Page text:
What makes politics and policy fun is that people of good will and honest intentions can disagree and strive to change each other’s mind. Starting from one’s essential worldview, myriad stages of decisions must be made without the possibility of complete information — that is, subjectively — so persuading and being persuaded are distinct possibilities.
We can agree, for example, that we have a moral duty to help those who suffer and struggle among us. Whether government power is the appropriate tool to answer that moral call is a matter on which good people can differ (let alone the wisdom of specific programs).
What makes politics and policy frustrating is that, whether from selfish interests or personal investment in flawed ideas, participants often try to distort data points as if they are another layer of subjectivity. If public discourse and representative democracy are to function, there must at some point be a backstop of shared acceptance of facts.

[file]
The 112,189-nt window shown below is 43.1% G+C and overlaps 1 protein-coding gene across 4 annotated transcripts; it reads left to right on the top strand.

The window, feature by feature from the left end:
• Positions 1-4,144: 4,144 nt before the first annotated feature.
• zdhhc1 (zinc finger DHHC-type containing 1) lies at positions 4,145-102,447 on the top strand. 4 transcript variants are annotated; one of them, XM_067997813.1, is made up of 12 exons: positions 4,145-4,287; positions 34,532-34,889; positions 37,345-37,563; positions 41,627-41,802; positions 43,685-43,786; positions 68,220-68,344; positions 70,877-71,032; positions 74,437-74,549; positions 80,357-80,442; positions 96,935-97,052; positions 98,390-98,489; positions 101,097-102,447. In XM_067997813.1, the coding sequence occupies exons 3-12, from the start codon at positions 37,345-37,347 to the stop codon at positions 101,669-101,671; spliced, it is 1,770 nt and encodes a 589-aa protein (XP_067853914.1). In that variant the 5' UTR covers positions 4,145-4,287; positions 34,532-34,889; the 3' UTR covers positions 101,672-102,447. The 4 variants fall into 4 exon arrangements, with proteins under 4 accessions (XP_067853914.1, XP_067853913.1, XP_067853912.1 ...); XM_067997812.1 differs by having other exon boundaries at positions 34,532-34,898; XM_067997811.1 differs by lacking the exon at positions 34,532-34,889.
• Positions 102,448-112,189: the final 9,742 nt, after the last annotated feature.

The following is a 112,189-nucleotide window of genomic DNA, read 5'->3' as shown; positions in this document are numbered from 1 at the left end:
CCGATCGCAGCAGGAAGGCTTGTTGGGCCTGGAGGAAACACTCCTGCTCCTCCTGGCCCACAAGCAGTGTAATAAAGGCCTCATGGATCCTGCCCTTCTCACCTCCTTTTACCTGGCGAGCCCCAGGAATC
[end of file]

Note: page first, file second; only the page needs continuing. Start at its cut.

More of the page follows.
A fact that I raised in a paper written with J. Scott Moody for the RI Center for Freedom & Prosperity is that federal income-tax payers have been leaving Rhode Island consistently for a decade, taking with them the accumulated equivalent of more than $1 billion in annual resident income.